In the wild, members of the sheep family have two distinctly different coats: an outer one consisting of long, coarse hair (known as kemp) that protects the animal from the elements, and an undercoat (called wool) which is soft and curly and keeps the creature warm. Domestication and selective breeding have eliminated most of the long hairs (although a few breeds, such as the Scottish Blackface, still sport abundant kemp), and today's sheep are covered almost exclusively with true wool. This remarkable natural fiber is distinguished by its fineness and scaly surface (which helps the strands hold together when spun or felted), its crimped or wavy appearance, its elasticity, its strength and durability, its effectiveness as an insulator, and its ability to absorb water and accept dyes.
In general, there are two wool classes: "apparel" and "carpet." Fleece of the former type is finer and can be spun into a yarn suitable for clothing fabrics, while the latter is coarser and lends itself best to use in floor coverings or wall hangings.
When you evaluate wool quality, there are several things to look for. The first and perhaps most important consideration is its weight.
This will depend upon the length, diameter, and density of the wool fibers, and these in turn vary with the breed, size, and health of the sheep. At the same time, the amount of extraneous material in the untreated fleece (which may account for half to three-quarters of its initial weight) must be determined.
Wool length can be anywhere from 1 to 20 inches. To check a fleece for length, gently part the fibers, hold them down smoothly with the flat of your hand, and measure from the skin out. Examine several areas, as the length varies on different parts of the animal's body. The longest fibers are found in the britch (the area down the outside of the hind leg) ... the next longest on the sheep's side ... and the shortest on the head.
The diameter of the wool fibers—which usually ranges between 0. 0007 and 0.002 inches, or between 17 and 40 microns is difficult to measure without special equipment, although visual examination and touch can give you some idea of the fineness of the individual strands. An easier way to determine quality is to look at the crimp (the little S-shapes) in the strands. Crimps vary from 5 to 36 per inch: The more crimps, the finer the wool. The finer the wool, the higher the quality. In fact, the character of a fleece is judged by the evenness, distinctiveness, overall uniformity, and number of crimps in the fibers.
Density refers to the number of wool fibers growing in a specific area of skin (such as a square inch) and will, of course, depend to some degree upon the diameter of the individual strands. The Merino sheep, with the finest wool, has about five times as many fibers per unit of skin area as does any other breed: Its wool is therefore the most dense. You can determine density by grasping the side wool to feel its fullness, or by simply parting the fleece to see how close together the fibers are. In addition to scoring well in the foregoing areas, a desirable fleece must have fibers with enough strength to be spun without breaking. If a sheep has had a bout with parasites or illness, or if its feed hasn't been nutritious enough, it may produce "tender wool" with fibers that break easily at a particular point.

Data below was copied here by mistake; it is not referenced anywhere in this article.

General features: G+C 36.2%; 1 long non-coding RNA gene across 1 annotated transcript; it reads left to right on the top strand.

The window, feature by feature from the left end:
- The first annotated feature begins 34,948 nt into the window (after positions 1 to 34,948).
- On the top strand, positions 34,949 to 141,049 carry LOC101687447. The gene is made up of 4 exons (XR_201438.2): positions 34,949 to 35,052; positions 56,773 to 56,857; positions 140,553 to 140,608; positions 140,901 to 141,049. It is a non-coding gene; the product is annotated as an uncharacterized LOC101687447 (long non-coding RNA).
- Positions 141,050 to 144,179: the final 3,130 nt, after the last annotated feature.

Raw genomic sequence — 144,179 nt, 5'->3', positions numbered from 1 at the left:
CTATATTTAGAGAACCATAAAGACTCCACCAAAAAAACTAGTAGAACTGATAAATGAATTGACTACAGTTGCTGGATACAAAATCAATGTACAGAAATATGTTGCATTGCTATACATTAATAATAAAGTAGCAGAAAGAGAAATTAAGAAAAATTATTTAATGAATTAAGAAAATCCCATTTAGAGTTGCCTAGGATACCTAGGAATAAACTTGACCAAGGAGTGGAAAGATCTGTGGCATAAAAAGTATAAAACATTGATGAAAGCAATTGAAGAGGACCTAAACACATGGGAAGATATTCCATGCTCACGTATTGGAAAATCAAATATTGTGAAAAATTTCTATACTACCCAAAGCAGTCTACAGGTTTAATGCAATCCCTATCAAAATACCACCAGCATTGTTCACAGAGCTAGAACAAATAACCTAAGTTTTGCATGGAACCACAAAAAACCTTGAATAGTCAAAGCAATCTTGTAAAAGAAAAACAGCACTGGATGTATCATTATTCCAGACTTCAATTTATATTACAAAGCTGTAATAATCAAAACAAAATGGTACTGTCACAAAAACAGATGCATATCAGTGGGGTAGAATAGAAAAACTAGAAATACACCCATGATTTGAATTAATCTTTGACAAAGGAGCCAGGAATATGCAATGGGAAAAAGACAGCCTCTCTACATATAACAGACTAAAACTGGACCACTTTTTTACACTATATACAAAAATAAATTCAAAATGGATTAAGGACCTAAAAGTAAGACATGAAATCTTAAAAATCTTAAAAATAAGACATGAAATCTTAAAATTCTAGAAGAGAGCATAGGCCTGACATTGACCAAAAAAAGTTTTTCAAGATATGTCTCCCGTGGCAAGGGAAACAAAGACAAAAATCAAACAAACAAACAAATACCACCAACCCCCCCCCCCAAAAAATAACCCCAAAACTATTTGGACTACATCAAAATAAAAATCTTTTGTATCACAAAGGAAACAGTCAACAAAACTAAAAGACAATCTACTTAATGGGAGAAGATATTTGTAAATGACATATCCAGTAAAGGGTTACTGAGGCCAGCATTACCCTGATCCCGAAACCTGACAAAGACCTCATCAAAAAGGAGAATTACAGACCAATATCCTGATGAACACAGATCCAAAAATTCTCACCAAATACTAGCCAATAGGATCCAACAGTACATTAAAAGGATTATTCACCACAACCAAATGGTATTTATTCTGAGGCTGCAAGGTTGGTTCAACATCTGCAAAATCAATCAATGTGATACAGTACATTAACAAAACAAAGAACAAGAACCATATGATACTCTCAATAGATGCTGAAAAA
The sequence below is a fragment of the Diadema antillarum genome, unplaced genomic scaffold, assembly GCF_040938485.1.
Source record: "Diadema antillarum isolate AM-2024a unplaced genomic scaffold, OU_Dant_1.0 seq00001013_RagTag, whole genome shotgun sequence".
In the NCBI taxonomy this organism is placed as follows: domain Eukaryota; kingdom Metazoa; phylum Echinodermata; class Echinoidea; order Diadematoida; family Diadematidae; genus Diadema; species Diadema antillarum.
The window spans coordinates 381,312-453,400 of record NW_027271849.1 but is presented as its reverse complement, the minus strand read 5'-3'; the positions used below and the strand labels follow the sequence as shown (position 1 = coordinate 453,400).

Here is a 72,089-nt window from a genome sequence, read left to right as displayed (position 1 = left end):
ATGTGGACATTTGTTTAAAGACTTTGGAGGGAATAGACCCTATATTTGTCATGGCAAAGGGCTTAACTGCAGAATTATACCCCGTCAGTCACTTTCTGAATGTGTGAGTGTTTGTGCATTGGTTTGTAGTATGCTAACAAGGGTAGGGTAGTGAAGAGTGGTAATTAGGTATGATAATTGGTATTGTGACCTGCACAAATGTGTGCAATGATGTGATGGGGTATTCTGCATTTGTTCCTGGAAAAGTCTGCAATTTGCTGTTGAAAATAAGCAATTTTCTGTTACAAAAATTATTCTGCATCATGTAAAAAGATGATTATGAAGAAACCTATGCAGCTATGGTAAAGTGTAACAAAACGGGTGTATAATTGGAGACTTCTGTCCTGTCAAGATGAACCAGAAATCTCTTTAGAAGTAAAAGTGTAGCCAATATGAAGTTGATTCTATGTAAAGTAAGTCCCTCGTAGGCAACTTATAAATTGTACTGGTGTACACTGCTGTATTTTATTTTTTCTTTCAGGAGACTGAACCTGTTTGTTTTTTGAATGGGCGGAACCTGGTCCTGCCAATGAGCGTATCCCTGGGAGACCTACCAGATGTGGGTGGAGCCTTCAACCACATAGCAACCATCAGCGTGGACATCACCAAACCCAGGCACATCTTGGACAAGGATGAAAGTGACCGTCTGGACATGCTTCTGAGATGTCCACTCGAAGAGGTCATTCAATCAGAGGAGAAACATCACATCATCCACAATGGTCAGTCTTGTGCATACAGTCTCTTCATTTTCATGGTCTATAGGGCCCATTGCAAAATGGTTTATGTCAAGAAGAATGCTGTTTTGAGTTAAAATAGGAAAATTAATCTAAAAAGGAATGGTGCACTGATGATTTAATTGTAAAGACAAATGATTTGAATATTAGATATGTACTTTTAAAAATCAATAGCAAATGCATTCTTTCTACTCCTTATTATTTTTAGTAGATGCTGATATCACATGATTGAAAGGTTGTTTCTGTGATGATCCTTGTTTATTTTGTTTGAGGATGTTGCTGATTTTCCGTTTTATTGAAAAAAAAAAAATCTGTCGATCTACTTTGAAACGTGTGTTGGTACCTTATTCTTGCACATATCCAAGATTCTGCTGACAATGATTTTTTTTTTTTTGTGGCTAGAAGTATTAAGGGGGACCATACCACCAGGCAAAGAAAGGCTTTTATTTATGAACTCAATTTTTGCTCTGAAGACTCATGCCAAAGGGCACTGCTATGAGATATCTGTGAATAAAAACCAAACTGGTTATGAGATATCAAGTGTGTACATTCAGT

Finally, after you've taken a good look at the wool to determine its length, diameter, density, character, and strength, you need to estimate how much extraneous matter will have to be removed. Grease wool is the term used to describe a shorn, unwashed fleece that contains many natural and acquired impurities. Among these contaminants are the yolk — consisting of wool grease and suint — and sundry bits of grass, dust, dung, and even paint or sheep dip. Wool grease — or degras, as it is also called — is a natural, waxy coating composed chiefly of cholesterol. When purified, degras is the lanolin used in various ointments, unguents, and cosmetics. Suint is the sheep's equivalent of sweat — easily rinsed out of the fleece — and is most likely the source of the distinctive odor I call "essence de sheep." Handspinners would rather work with clean wool that hasn't had the lanolin removed, but commercial buyers must gauge the worth of a fleece according to its weight after all the impurities have been removed. As this process can result in a certain amount of shrinkage (up to 75% for a really dirty fleece!), the buyer must be highly trained and experienced in order to judge the cleaned weight of new-shorn wool accurately.
Once a fleece has been checked and appraised, it needs to be graded in some fashion. Three methods are used to classify wool: the blood system, the numerical or spinning count system, and the micron system.
The blood system categorizes all wool, from the finest to the coarsest, into six market grades:  fine,  1/2 blood,  3/8 blood,  1/4 blood,  low 1/4 blood, and  common and braid. These names originally referred to the amount of Merino blood in the sheep producing the wool, but today they refer simply to the fineness of the wool without any concern whatsoever for the amount of Merino blood present.
The numerical, or spinning count, system divides all wool into 14 grades. The numbers range from the 80's for the finest wool, down to 36 for the coarsest, and refer to the number of hanks that can be spun from one pound of clean fibers.
Finally, the micron system rates wool by the average diameter — in microns, a measurement equal to 1/25,400 inch — of the fibers in a given lot. Although it's technically more "accurate," its units of measure are difficult for the average person to visualize.
Our Wool Grading Chart gives an idea of how these three systems compare.
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